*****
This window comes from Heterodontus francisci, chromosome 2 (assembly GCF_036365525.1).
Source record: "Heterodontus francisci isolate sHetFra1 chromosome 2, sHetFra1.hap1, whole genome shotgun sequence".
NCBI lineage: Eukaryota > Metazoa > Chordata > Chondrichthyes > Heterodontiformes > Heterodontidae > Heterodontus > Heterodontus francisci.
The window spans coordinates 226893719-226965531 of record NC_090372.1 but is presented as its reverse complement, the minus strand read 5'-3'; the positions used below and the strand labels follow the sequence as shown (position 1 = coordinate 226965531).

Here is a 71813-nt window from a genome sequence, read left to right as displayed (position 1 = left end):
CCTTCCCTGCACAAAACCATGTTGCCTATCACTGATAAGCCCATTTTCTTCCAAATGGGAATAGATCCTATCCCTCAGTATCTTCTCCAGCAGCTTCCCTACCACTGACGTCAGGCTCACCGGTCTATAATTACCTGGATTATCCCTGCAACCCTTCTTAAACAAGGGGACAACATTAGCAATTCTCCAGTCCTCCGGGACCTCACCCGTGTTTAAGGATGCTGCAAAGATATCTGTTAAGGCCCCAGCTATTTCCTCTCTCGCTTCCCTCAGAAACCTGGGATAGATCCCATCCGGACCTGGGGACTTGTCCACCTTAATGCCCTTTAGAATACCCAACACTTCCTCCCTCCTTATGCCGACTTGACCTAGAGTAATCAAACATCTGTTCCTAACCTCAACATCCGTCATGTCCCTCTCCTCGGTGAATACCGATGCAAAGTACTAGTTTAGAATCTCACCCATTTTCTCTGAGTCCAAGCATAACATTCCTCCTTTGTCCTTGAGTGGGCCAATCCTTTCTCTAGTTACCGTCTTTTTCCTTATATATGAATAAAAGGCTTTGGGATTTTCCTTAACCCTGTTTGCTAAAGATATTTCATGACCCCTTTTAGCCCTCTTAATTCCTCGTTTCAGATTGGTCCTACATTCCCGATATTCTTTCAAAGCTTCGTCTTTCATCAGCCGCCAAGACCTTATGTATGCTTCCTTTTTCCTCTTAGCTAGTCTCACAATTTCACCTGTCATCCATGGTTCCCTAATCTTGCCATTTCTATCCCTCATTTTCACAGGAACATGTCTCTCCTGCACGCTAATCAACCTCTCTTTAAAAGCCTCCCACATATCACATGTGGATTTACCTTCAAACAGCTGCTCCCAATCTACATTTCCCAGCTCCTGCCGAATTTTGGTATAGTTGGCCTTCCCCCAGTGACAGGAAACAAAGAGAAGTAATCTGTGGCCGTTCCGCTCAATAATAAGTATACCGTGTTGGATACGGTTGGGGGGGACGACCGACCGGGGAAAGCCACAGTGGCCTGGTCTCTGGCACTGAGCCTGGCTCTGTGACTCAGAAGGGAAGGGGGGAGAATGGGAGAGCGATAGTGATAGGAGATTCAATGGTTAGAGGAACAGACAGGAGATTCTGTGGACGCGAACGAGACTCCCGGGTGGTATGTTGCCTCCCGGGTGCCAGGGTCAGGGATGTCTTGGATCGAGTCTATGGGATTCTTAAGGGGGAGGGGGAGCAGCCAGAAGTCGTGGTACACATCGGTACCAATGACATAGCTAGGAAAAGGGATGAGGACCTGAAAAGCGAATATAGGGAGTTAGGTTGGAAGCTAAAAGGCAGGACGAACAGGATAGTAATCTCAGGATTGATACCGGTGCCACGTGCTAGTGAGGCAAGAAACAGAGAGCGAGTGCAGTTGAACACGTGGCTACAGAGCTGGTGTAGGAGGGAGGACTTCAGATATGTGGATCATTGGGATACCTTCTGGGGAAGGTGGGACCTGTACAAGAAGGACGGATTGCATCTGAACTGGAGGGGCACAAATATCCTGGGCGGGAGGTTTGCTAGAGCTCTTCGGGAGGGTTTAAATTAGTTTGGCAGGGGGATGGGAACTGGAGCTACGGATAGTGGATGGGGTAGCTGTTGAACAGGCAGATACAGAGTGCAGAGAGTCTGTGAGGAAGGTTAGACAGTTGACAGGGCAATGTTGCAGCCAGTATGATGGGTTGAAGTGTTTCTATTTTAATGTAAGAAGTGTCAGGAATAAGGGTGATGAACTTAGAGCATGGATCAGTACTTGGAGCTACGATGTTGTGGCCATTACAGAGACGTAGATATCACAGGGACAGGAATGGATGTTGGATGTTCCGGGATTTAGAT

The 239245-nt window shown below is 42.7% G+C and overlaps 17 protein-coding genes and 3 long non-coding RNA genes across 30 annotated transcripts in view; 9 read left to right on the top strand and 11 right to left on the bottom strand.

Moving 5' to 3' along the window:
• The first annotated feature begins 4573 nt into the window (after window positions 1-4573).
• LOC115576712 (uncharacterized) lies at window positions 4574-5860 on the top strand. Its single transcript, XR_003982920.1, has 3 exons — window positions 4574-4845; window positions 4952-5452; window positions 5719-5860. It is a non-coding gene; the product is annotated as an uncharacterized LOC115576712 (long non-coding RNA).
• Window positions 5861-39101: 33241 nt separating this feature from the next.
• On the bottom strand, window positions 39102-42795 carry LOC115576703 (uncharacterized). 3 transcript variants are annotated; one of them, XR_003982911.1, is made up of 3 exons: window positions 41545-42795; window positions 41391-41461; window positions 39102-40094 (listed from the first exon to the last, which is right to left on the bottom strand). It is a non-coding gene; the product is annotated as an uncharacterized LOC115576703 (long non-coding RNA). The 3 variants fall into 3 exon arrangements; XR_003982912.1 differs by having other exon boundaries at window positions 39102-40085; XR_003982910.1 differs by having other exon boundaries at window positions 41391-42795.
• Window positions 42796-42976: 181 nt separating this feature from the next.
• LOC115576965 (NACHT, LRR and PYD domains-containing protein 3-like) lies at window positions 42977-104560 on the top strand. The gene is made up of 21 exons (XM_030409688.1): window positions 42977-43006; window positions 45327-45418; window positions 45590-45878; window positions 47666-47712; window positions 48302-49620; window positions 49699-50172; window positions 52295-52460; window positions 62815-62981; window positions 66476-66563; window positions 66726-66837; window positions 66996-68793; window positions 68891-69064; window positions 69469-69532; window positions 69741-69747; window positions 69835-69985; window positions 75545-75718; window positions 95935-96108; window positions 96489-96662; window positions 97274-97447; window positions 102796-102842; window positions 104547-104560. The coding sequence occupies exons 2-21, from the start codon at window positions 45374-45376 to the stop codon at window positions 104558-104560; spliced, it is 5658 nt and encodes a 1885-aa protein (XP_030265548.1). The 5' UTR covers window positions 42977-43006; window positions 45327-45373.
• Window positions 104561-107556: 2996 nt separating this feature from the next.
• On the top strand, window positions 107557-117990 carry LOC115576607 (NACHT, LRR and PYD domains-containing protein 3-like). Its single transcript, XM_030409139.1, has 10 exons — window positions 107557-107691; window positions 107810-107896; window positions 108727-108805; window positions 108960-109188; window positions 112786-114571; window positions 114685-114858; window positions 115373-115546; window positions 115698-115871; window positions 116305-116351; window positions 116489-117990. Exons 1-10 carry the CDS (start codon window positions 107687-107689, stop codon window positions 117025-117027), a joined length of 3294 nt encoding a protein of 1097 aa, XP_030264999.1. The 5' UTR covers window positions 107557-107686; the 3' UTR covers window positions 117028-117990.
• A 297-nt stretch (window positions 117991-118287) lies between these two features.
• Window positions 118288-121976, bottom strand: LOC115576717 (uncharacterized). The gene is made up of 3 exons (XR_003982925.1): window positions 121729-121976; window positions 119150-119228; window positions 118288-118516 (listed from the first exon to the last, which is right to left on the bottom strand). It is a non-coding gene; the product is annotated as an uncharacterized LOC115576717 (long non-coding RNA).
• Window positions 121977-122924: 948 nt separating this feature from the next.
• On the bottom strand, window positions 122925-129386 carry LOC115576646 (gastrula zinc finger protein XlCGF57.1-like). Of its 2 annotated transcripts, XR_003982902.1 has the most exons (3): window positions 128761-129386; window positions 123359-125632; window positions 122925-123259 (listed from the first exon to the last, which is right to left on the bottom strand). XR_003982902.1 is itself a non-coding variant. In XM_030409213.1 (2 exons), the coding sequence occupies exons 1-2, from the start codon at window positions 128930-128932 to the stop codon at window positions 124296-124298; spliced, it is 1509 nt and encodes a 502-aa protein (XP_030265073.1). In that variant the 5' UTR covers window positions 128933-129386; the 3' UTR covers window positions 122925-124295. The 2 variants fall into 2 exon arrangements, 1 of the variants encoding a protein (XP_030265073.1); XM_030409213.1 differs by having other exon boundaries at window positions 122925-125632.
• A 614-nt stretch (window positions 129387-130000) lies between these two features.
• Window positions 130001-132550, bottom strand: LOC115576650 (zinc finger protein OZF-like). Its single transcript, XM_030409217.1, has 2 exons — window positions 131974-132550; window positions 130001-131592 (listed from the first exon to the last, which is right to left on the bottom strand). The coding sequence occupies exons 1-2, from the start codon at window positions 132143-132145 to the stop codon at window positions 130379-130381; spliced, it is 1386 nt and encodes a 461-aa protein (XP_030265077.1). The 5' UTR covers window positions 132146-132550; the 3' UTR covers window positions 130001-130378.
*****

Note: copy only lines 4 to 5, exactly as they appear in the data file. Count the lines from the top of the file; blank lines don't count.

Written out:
The window spans coordinates 226893719-226965531 of record NC_090372.1 but is presented as its reverse complement, the minus strand read 5'-3'; the positions used below and the strand labels follow the sequence as shown (position 1 = coordinate 226965531).

Here is a 71813-nt window from a genome sequence, read left to right as displayed (position 1 = left end):